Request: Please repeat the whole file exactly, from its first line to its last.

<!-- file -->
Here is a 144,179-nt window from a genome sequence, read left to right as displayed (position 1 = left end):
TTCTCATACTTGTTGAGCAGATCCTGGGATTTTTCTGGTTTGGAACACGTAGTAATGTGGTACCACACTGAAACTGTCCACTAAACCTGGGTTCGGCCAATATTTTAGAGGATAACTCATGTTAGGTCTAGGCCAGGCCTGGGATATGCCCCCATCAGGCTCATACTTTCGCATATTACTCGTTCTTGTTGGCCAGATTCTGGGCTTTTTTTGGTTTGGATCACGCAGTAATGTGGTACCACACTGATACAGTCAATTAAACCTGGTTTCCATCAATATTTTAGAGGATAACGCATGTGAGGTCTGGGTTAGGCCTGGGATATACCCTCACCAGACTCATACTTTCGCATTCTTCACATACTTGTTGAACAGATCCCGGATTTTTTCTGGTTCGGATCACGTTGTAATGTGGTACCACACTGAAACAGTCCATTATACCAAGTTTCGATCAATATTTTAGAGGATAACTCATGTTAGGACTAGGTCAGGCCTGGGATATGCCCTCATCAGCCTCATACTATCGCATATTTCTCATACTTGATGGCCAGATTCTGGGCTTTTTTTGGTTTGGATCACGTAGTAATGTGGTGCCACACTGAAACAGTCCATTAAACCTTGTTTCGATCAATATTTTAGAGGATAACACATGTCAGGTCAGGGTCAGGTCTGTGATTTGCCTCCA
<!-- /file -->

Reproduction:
Here is a 144,179-nt window from a genome sequence, read left to right as displayed (position 1 = left end):
TTCTCATACTTGTTGAGCAGATCCTGGGATTTTTCTGGTTTGGAACACGTAGTAATGTGGTACCACACTGAAACTGTCCACTAAACCTGGGTTCGGCCAATATTTTAGAGGATAACTCATGTTAGGTCTAGGCCAGGCCTGGGATATGCCCCCATCAGGCTCATACTTTCGCATATTACTCGTTCTTGTTGGCCAGATTCTGGGCTTTTTTTGGTTTGGATCACGCAGTAATGTGGTACCACACTGATACAGTCAATTAAACCTGGTTTCCATCAATATTTTAGAGGATAACGCATGTGAGGTCTGGGTTAGGCCTGGGATATACCCTCACCAGACTCATACTTTCGCATTCTTCACATACTTGTTGAACAGATCCCGGATTTTTTCTGGTTCGGATCACGTTGTAATGTGGTACCACACTGAAACAGTCCATTATACCAAGTTTCGATCAATATTTTAGAGGATAACTCATGTTAGGACTAGGTCAGGCCTGGGATATGCCCTCATCAGCCTCATACTATCGCATATTTCTCATACTTGATGGCCAGATTCTGGGCTTTTTTTGGTTTGGATCACGTAGTAATGTGGTGCCACACTGAAACAGTCCATTAAACCTTGTTTCGATCAATATTTTAGAGGATAACACATGTCAGGTCAGGGTCAGGTCTGTGATTTGCCTCCA